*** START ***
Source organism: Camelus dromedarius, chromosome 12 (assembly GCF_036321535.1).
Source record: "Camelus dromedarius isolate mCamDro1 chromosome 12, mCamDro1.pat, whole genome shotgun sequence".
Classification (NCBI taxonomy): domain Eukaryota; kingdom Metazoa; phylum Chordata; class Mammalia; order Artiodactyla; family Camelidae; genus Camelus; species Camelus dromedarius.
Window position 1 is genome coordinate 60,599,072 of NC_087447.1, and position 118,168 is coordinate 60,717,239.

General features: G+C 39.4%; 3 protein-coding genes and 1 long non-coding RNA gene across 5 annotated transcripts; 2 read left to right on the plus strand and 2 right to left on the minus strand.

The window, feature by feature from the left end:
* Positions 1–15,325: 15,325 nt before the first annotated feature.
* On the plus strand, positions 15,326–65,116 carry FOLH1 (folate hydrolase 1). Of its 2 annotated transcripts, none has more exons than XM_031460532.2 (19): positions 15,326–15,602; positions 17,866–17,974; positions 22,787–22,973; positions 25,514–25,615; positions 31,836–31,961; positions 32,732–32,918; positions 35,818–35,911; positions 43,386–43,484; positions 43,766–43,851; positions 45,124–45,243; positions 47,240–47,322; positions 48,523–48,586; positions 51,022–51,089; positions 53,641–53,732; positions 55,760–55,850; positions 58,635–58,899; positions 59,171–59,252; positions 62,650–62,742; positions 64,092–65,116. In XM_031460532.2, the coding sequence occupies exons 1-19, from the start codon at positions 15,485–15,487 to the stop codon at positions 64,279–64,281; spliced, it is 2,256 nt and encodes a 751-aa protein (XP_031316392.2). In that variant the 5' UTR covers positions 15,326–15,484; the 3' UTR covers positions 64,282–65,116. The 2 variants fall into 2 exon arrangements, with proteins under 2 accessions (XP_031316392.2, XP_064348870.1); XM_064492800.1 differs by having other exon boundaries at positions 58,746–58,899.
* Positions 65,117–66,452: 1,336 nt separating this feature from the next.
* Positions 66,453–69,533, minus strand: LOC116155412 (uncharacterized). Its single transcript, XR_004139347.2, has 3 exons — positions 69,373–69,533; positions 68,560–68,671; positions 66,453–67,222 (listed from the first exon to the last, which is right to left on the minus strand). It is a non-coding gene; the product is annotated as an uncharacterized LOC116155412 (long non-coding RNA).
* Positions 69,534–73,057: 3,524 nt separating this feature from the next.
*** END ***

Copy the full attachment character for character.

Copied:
Source organism: Camelus dromedarius, chromosome 12 (assembly GCF_036321535.1).
Source record: "Camelus dromedarius isolate mCamDro1 chromosome 12, mCamDro1.pat, whole genome shotgun sequence".
Classification (NCBI taxonomy): domain Eukaryota; kingdom Metazoa; phylum Chordata; class Mammalia; order Artiodactyla; family Camelidae; genus Camelus; species Camelus dromedarius.
Window position 1 is genome coordinate 60,599,072 of NC_087447.1, and position 118,168 is coordinate 60,717,239.

General features: G+C 39.4%; 3 protein-coding genes and 1 long non-coding RNA gene across 5 annotated transcripts; 2 read left to right on the plus strand and 2 right to left on the minus strand.

The window, feature by feature from the left end:
* Positions 1–15,325: 15,325 nt before the first annotated feature.
* On the plus strand, positions 15,326–65,116 carry FOLH1 (folate hydrolase 1). Of its 2 annotated transcripts, none has more exons than XM_031460532.2 (19): positions 15,326–15,602; positions 17,866–17,974; positions 22,787–22,973; positions 25,514–25,615; positions 31,836–31,961; positions 32,732–32,918; positions 35,818–35,911; positions 43,386–43,484; positions 43,766–43,851; positions 45,124–45,243; positions 47,240–47,322; positions 48,523–48,586; positions 51,022–51,089; positions 53,641–53,732; positions 55,760–55,850; positions 58,635–58,899; positions 59,171–59,252; positions 62,650–62,742; positions 64,092–65,116. In XM_031460532.2, the coding sequence occupies exons 1-19, from the start codon at positions 15,485–15,487 to the stop codon at positions 64,279–64,281; spliced, it is 2,256 nt and encodes a 751-aa protein (XP_031316392.2). In that variant the 5' UTR covers positions 15,326–15,484; the 3' UTR covers positions 64,282–65,116. The 2 variants fall into 2 exon arrangements, with proteins under 2 accessions (XP_031316392.2, XP_064348870.1); XM_064492800.1 differs by having other exon boundaries at positions 58,746–58,899.
* Positions 65,117–66,452: 1,336 nt separating this feature from the next.
* Positions 66,453–69,533, minus strand: LOC116155412 (uncharacterized). Its single transcript, XR_004139347.2, has 3 exons — positions 69,373–69,533; positions 68,560–68,671; positions 66,453–67,222 (listed from the first exon to the last, which is right to left on the minus strand). It is a non-coding gene; the product is annotated as an uncharacterized LOC116155412 (long non-coding RNA).
* Positions 69,534–73,057: 3,524 nt separating this feature from the next.